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Ronald Bryden - An Appreciation (5)

(Part five of an essay on Ronald Bryden, the first parts of which were published in the past month. Please track back to find the introduction and parts one to four . . . and, remember, a blog is chronological so start at the beginning of the month.)

Bryden applied the same yardstick -- the need to be informed by purpose -- to the avant garde. In what is surely one of the most cogent analyses of the limited potential of avant gardery in the 20th century (and, Canadians take note, made in a review of Charles Marowitz's production of John Herbert's Fortune and Men's Eyes) Bryden comes up with an answer for what the avant garde can 'do' -- provide the shock of verbalized intelligence:

"But his production points up a problem of avant gardery generally. What on earth today is there left for it to do? For longer than our lifetimes, the mainstream of drama has been revolutionary. Pirandello, Shaw, Brecht, Ionesco, Beckett -- each great name of the twentieth century theatre has shattered conventional pieties and definitions of a play. Symbolism, expressionism, surrealism, the Theatres of Cruelty and the Absurd -- all have been assimilated, every form of stage and staging has been tried.

The avant garde has been thrown back on the ultimate taboos, and now even these -- blasphemy, violence, obscenity, nudity -- are crumbling. What possible radical novelty remains . . . The only novelty left to the avant garde, I'd say, is that of language and ideas: the shock, always bound to appeal to a minority of a minority, of verbalised intelligence. The range of possible physical actions will always be limited: the world of possible human motives infinite."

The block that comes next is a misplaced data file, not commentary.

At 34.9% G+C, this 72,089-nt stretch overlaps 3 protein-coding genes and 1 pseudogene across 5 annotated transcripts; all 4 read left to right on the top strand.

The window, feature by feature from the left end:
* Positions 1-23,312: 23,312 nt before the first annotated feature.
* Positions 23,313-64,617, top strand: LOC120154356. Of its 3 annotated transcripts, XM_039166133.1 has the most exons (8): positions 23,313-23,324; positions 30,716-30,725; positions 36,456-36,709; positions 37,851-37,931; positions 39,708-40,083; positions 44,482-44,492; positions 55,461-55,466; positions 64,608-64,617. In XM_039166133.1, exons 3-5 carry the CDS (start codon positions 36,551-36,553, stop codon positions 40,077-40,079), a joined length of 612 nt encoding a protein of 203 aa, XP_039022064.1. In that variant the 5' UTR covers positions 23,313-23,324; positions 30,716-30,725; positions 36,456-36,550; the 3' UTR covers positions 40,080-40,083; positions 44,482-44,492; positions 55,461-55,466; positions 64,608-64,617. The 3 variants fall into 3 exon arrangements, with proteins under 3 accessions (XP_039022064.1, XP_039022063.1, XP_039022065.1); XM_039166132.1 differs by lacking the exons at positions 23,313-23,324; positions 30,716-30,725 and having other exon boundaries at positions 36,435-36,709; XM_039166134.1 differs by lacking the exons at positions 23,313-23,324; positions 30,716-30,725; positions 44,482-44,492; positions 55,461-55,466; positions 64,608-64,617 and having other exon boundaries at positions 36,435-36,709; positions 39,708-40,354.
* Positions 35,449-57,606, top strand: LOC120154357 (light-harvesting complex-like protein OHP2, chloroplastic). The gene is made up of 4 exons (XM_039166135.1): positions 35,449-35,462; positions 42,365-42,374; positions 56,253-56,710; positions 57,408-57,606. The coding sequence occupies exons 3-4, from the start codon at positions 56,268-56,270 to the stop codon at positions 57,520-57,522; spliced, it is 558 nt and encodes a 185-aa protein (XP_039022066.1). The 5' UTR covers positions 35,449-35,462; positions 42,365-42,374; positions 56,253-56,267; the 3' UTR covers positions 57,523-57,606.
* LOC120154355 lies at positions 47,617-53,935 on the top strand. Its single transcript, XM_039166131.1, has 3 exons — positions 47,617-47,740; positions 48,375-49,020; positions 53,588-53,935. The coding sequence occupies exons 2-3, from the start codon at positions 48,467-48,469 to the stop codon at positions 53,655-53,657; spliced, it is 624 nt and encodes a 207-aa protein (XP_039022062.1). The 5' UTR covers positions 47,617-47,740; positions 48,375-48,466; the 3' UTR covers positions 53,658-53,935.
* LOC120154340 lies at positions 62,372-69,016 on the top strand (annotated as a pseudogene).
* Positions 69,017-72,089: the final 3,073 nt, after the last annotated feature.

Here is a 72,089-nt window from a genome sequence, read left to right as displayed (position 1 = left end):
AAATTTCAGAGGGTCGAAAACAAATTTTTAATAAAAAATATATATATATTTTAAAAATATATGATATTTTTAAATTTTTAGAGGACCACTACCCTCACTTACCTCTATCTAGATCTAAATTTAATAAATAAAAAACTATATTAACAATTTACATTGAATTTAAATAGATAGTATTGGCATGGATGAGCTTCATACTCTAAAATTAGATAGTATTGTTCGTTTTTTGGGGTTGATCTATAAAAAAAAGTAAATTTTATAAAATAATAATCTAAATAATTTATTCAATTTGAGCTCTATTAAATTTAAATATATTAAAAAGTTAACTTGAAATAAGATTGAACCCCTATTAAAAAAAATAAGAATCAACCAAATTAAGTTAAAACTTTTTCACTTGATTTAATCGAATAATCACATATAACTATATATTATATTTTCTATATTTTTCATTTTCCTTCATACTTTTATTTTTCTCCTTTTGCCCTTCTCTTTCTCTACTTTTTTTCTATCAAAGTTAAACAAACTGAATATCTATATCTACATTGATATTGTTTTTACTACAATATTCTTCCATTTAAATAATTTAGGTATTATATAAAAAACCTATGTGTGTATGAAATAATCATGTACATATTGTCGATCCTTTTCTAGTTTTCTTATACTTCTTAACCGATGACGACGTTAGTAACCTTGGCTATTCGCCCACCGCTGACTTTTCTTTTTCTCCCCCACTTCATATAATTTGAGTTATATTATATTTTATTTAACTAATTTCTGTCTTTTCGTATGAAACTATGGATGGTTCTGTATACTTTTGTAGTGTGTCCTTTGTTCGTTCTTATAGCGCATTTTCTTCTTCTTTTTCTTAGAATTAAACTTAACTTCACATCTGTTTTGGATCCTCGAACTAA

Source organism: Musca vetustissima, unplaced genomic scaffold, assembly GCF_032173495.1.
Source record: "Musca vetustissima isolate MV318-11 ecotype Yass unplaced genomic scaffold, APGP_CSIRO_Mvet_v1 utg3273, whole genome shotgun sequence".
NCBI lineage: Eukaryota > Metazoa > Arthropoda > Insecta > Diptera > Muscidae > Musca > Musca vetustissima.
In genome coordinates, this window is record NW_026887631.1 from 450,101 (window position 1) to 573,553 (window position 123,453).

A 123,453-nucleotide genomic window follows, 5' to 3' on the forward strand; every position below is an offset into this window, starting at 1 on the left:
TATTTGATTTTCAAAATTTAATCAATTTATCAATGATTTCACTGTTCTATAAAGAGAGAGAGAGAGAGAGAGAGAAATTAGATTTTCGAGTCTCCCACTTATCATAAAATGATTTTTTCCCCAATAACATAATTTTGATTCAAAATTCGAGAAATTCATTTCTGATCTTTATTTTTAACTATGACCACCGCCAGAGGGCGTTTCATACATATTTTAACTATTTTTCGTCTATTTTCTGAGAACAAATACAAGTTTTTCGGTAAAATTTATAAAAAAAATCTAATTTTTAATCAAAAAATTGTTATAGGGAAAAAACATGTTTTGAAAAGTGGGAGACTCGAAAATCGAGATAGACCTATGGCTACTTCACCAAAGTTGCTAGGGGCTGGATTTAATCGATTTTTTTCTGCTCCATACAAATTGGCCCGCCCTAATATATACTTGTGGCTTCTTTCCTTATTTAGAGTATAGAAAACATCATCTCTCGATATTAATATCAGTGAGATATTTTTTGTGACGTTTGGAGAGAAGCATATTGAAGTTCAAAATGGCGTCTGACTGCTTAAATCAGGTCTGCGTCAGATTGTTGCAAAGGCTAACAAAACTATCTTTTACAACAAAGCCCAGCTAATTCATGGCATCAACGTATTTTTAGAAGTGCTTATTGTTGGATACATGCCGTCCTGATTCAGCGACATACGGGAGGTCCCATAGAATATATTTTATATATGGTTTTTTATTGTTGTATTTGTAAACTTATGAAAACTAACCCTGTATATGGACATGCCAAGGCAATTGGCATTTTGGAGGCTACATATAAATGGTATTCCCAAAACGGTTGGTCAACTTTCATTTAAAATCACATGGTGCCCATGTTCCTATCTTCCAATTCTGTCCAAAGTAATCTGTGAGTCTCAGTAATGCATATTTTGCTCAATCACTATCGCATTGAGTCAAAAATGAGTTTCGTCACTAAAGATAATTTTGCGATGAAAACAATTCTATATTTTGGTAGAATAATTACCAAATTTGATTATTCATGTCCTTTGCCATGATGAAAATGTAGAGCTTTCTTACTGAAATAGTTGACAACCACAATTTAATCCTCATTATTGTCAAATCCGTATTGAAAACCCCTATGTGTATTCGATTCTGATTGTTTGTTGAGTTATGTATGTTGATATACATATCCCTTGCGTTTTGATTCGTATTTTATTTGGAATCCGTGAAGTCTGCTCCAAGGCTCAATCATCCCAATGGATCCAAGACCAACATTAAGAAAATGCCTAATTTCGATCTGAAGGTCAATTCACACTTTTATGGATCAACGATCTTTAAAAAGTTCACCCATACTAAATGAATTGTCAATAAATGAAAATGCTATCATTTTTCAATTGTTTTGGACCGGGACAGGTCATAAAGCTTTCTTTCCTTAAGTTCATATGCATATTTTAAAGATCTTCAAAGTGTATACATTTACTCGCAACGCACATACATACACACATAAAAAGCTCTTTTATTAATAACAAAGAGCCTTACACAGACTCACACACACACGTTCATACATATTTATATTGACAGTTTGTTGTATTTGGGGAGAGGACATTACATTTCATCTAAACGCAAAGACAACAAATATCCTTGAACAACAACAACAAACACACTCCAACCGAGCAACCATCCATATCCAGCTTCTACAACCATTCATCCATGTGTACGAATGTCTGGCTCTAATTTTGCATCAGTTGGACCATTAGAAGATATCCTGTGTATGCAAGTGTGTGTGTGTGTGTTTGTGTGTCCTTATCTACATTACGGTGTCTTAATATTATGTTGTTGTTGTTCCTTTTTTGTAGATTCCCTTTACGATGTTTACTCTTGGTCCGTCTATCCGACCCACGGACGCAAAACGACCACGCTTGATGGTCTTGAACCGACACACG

As much as any single paragraph can hold the key to a critic's aesthetic, this does for Bryden. It explains, for example, why among the avant garde, Peter Brook fairs better in Bryden's judgement than Jerzy Grotowski. Bryden could find in Brook's Oedipus "sheer brilliance, risk and inventiveness:"

"He packs into one evening enough ideas to last an ordinary director a lifetime, once more proving himself light-years ahead of his nearest contemporaries, making the most of what passes for avant garde nowadays look tamely nostalgic." (March 24, 1968)

Grotowski on the other hand comes up short not just in inventiveness but in ideas which can challenge the complexity already available in life itself. Bryden embraces the experience of participating in Grotowksi's The Constant Prince, but finds more texture, complexity and richness in ordinary pleasures:

"One sees where Peter Brook found his phrase 'holy theatre': it is ritual, religious in its passionate concentration. It's only as you emerge, dazed and winded, that you notice how much the world, as with religion, is left outside; how many ordinary pleasures, impure but benign, have been sacrificed to monastic fervour. Grotowski's theatre is marvellous, it's all that they say. Including poorer." (September 28, 1969)

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